Narrative of the Life of Frederick Douglass Chapter II

The Mayor announced that he was proud to preside at such a soiree which did “honour to a man that came amongst them from America and who was once a slave, but is now a free man.” He offered a toast to the health of the Queen and a toast to the health of their guest “Mr. Frederick Douglass.” Douglass rose from his seat to loud cheering and addressed the crowd.

Complete transcript of Frederick Douglass What to the Slave is the 4th of July

Instead the Independent Chapel on Bedford Row was the venue for both of Frederick Douglass’s lectures in Limerick City. The Congregational Minister in charge of the Independent Chapel in 1845 was Rev. John De Kewer Williams. De Kewer Williams, who was the same age as Douglass, hailed from the parish of Hackney in Middlesex and was a graduate of the reputable dissenting academy at Highbury College in London. This college had a long anti-slavery tradition. De Kewer Williams had accepted an invitation from the Irish Evangelical Society to visit Ireland and he began his mission in Limerick in 1844.[9]

and completed in 1882 as Life and Times of Frederick Douglass

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In 1845 he published his memoir, the Narrative of the Life of Frederick Douglass, an American Slave. The book was immensely popular, but due to his now elevated public profile, the risk of Douglass being renditioned had increased. It was felt that the most prudent decision was for Douglass to go on an anti-slavery tour in Ireland and Britain. This would keep him safe for an interim period as well as increasing anti-slavery sentiment in the British Isles.

The Meaning of July Fourth for the Negro by Frederick Douglass

Frederick Douglass gave himself an education against horrible odds, and was able to read and think forever about the evils of slavery and good reasons for its abolishment.

A speech given at Rochester, New York, July 5, 1852 Mr

Frederick Douglass lectured for a second time at the Independent Chapel on the 12th November. No record of this lecture remains but we know that the theme was the role religion played in sustaining slavery in the United States. Douglass claimed that without the support of the churches slavery “would have been long since abolished by the people.”[15]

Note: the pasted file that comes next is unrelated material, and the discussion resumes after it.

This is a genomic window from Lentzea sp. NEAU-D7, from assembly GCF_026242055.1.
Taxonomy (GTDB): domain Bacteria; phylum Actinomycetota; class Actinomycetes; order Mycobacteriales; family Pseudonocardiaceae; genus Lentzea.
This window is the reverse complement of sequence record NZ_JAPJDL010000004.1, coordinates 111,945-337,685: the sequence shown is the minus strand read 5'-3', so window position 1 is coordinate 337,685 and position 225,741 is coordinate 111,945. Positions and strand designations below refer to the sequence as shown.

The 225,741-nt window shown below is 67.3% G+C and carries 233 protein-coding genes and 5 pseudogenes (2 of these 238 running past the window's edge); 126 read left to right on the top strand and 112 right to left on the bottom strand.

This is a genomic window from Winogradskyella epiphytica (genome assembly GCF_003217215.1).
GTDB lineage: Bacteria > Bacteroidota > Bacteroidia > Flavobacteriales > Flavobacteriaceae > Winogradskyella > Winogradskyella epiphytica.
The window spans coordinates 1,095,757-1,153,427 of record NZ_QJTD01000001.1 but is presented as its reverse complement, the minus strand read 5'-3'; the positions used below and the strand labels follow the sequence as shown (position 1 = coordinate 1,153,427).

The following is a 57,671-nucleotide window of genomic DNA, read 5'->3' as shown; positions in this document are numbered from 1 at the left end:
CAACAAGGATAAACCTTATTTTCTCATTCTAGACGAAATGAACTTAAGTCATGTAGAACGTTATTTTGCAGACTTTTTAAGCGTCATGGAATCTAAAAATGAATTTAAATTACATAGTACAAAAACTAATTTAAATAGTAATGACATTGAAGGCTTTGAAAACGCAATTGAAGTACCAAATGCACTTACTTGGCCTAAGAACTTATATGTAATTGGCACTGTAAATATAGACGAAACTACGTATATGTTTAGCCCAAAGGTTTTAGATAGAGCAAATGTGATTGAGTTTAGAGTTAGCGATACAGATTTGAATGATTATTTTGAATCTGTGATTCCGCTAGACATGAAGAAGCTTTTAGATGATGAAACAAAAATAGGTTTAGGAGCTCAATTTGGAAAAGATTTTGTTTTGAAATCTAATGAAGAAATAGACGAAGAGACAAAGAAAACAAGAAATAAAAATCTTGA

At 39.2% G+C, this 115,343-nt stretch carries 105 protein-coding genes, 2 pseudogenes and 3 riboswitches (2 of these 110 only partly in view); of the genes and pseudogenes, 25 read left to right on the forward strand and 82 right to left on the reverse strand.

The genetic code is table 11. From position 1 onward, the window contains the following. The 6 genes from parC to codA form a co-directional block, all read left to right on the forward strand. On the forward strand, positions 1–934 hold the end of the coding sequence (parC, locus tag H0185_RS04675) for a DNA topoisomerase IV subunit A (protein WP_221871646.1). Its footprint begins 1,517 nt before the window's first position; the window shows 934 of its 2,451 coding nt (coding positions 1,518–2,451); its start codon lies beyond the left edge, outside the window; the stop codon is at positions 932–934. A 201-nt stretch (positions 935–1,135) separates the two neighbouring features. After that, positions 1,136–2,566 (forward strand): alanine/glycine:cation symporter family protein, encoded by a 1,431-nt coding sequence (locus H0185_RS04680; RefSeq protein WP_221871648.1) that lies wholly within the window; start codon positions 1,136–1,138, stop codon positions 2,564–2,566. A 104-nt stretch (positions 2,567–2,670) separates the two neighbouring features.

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There were unique aspects to this speech. He revealed that an Irishman named Gough saved his life on board the Cambria. A group of slaveholders on the ship had threatened to throw Douglass overboard but Gough defended Douglass telling the belligerents that “two might play at that game.” When the audience heard this detail they cheered loudly, and Douglass riding this wave of enthusiasm, then called for “three cheers for Old Ireland!”

1 Frederick Douglass - Bicentennial

At eight o’clock on Monday the 10th November 1845, Frederick Douglass delivered a graphic address about the treatment of slaves in the United States to a rapt Limerick audience in the Independent Chapel. In the chair was Benjamin Fisher and he introduced Douglass to the large crowd which represented “all classes and parties” with the Limerick Reporter noting that “there was a large number of females present.”

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Despite being hosted by a Quaker family, Douglass was not booked to speak at the Quaker Meeting House in Limerick. This may have been a preemptive action by Webb in response to the controversy in Dublin where the Quakers withdrew permission for Douglass to lecture in their hall after he spoke of his previous owner, who was a Methodist. They put the possibility of offending local Methodists ahead of the truth of Frederick Douglass’s life. This was a reminder of how anti-slavery advocacy was not a singular object even within the Quaker community.